The Banking Control Commission — the sector’s supervisory authority — has ordered Lebanon’s banks to send it an inventory of all their real estate assets by May 20. The request was sent earlier this week, according to two sources close to the banking sector. When contacted, the BCC said it did not wish to comment.
According to one of the sources, the BCC has specifically requested that the “fair value of the banks’ real estate assets” be transmitted to it. This is the “amount for which an asset could be exchanged, or a liability settled, between knowledgeable, willing parties in an arm’s length transaction,” according to the International Financial Reporting Standards, or IFRS, standard IAS32.
“The BCC has also asked them to include properties held by banks abroad,” the same source said.
The second source said the assets in question are mainly buildings used by banks in their business and properties they have been forced to seize from their customers, for example to pay off debt. “Banks can’t put their money into real estate,” the source said.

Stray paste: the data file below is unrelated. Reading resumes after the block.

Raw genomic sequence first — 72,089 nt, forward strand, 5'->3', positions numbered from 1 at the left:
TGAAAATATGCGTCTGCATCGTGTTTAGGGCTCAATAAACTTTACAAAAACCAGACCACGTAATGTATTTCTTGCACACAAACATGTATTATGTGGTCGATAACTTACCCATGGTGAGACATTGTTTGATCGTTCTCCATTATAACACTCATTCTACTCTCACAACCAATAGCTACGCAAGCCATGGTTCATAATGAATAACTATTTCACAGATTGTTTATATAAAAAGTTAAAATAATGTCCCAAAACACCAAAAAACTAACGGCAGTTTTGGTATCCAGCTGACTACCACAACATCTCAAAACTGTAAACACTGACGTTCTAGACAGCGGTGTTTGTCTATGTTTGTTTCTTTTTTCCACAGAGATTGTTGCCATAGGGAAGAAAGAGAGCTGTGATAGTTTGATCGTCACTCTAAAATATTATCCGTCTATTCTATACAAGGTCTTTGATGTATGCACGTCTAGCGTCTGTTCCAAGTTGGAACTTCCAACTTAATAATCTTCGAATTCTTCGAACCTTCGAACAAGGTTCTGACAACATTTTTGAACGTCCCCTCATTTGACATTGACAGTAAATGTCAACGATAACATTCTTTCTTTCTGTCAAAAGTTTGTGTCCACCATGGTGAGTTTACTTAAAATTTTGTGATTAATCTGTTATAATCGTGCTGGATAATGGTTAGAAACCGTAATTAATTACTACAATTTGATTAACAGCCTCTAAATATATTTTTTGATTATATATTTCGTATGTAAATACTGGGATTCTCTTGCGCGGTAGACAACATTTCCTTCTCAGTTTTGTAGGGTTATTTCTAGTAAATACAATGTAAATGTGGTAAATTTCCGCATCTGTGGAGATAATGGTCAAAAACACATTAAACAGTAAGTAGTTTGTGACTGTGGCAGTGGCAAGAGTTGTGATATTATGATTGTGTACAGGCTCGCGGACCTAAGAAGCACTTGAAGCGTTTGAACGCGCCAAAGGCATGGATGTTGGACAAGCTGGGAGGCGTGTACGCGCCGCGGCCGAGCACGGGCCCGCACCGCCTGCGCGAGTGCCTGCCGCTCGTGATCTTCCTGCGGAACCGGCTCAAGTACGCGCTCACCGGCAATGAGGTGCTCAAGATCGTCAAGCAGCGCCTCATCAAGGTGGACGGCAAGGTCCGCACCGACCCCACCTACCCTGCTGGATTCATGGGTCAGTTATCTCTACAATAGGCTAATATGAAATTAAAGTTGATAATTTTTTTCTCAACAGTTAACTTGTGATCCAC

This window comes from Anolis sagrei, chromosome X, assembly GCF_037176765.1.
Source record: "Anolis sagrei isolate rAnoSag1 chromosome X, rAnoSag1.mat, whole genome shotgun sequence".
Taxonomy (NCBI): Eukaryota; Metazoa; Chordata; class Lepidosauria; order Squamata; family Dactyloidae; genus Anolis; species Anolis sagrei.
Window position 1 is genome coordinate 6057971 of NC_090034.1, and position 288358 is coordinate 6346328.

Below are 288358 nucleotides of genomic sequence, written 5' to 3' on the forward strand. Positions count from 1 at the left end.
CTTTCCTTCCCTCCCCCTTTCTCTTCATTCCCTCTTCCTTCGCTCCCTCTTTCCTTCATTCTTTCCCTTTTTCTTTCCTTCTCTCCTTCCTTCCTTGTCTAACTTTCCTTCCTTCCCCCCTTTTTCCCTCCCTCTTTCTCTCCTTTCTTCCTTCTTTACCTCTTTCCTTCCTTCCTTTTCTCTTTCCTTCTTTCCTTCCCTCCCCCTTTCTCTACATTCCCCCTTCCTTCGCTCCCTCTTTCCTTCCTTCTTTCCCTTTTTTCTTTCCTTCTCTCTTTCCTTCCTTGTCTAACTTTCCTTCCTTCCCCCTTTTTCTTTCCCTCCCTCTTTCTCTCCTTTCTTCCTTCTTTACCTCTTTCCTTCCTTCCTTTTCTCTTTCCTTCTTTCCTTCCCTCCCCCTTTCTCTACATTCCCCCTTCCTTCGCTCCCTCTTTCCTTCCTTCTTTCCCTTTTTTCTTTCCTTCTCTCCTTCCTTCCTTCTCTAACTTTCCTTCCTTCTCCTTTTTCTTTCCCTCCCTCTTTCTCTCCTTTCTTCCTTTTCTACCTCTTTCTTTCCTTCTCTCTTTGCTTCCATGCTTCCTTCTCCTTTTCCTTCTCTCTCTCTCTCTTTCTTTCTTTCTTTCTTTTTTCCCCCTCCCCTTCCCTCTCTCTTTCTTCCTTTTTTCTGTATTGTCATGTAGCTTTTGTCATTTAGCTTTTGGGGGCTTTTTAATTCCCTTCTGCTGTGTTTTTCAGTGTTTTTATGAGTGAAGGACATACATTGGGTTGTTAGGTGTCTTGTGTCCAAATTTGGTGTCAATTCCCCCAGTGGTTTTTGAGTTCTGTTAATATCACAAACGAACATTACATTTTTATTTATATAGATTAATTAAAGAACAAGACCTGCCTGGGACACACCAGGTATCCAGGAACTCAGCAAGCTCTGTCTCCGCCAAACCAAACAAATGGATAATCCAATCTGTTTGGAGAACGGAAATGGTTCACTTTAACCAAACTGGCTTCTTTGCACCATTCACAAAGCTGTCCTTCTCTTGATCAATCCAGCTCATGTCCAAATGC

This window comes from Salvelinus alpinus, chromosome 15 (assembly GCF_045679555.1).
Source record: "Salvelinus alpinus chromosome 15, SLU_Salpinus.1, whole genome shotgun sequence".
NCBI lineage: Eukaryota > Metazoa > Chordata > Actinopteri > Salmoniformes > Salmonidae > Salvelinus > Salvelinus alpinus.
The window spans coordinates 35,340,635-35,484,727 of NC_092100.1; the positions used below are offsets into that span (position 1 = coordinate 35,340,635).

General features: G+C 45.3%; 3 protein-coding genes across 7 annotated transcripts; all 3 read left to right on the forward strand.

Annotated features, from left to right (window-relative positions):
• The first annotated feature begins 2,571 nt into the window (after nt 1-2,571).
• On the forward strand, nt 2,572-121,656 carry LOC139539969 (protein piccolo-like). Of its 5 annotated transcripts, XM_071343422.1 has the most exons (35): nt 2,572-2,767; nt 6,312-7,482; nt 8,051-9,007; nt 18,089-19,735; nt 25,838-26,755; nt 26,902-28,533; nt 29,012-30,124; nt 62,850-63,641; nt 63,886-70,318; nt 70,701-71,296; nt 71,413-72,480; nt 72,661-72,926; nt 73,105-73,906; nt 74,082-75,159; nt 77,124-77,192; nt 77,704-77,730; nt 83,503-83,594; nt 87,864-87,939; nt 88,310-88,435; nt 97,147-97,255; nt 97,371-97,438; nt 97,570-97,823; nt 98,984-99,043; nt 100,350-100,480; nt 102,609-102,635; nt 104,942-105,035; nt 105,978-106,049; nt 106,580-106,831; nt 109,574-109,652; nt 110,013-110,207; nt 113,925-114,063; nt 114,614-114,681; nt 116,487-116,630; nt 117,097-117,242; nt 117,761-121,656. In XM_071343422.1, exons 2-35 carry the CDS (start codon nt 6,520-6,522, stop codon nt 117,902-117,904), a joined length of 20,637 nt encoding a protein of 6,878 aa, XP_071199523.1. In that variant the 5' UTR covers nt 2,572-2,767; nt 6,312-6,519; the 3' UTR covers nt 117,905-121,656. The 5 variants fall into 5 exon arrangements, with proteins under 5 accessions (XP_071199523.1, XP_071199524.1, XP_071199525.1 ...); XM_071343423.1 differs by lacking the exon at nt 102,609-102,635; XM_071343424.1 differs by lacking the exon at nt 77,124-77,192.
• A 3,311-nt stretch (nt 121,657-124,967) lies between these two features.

The step taken by the BCC is far from trivial in the context of a financial crisis that has been spreading since 2019, marked by a collapse of the national currency, the imposition of informal banking restrictions limiting depositors’ access to their accounts and losses of at least $69 billion accumulated by the state, the banking sector and Banque du Liban.
Heightened by the default on foreign currency government bonds announced in March 2020, the situation prompted officials to seek financial assistance from the International Monetary Fund, whose teams are currently in Beirut. One of the reforms requested by the IMF is a restructuring of the financial sector.
The first source quoted does not reject the idea that “the fact that the BCC is asking for details of their real estate assets seems to herald future developments on the restructuring file.”
The second source described the BCC’s move to accurately assess the financial situation of each institution as “positive,” noting that some banks have limited their exposure to sovereign debt and certificates of deposit issued by BDL, whose net foreign exchange reserves — everything it owns versus everything it owes — have been negative for years.
This article was originally published in French in L’Orient-Le Jour.